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Lack of safety monitoring in paediatric drug trials

By Nigel Praities

GPs should be aware of the risk of unrecognised adverse reactions in children because of serious systematic failures in the way paediatric drug trials are run, researchers warn.

Children's health may be put at risk by lax monitoring of safety in paediatric clinical trials of drugs, say UK researchers.

The claim comes after an analysis of nearly 740 clinical trials in children from 1996-2002 showed while 71% reported adverse events in their trials, only 2% used independent monitoring committees to look at safety.

The authors said this lack of impartial scrutiny meant adverse reactions take longer to be recognised and may only be spotted by GPs when they are used in routine care.

Professor Helen Sammons, lead author of the study and a paediatric consultant at Derbyshire Children's Hospital, said rigorous safety monitoring in paediatric trials was crucial to spot problems early.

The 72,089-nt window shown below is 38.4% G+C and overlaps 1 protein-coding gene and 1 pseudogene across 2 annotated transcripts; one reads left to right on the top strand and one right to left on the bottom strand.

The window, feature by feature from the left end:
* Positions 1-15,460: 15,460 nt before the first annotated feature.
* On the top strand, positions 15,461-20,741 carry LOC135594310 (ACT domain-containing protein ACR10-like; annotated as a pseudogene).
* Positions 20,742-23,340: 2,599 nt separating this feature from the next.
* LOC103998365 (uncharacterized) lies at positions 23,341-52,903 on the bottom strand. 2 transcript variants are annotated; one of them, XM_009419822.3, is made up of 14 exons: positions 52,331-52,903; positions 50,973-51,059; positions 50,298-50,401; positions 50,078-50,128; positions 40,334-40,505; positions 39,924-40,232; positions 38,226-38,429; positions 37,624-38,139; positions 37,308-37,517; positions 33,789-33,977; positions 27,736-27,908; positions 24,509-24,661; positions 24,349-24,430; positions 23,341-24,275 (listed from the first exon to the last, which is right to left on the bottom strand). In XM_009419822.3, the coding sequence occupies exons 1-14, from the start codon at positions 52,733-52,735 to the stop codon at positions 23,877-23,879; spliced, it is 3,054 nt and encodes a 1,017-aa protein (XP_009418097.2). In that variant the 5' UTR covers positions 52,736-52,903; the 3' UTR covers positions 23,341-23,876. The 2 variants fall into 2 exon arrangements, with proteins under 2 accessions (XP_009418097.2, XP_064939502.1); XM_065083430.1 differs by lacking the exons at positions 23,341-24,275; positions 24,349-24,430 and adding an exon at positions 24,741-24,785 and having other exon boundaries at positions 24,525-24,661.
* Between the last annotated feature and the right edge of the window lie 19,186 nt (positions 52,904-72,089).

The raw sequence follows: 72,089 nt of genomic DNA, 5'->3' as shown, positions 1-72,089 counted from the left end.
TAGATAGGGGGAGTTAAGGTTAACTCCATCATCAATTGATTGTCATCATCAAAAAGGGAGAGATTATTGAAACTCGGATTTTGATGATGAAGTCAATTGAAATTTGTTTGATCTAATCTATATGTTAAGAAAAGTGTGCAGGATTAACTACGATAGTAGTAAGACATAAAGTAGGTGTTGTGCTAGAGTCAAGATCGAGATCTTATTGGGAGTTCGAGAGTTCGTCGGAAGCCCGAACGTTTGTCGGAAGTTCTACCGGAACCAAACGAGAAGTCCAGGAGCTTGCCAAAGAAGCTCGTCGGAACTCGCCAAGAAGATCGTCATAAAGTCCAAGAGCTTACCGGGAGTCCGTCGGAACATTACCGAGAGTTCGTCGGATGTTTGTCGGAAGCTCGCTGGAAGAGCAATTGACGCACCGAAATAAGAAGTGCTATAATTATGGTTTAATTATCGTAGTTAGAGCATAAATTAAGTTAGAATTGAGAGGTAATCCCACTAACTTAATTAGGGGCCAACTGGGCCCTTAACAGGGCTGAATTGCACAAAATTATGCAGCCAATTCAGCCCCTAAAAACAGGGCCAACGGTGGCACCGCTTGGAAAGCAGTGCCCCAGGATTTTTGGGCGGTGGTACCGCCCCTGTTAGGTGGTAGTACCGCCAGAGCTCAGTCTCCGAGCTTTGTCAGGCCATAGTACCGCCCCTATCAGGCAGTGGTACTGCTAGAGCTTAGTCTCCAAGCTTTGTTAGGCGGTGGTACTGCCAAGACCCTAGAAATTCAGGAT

‘If a drug just goes into routine practice universally then it can take a lot longer to pick up adverse reactions as there is such a wide spread of the population. What we don't want is another Seroxat or thalidomide. We want to pick these drugs out in trials before they get into the general population,' she said.

Professor Sammons recommended GPs should check if trials use safety monitoring committees before advising parents about clinical trials or enrolling children.

Dr Bill Beeby, a GP in Middlesbrough and chair of the GPC clinical and prescribing subcommittee, said the authors' conclusion that safety committees should monitor any trials involving children for adverse events was ‘very sensible'.

‘Children are not just small adults and there are significant risks in using treatments "off licence" by extrapolating data from drug trials in the adult population,' he said.

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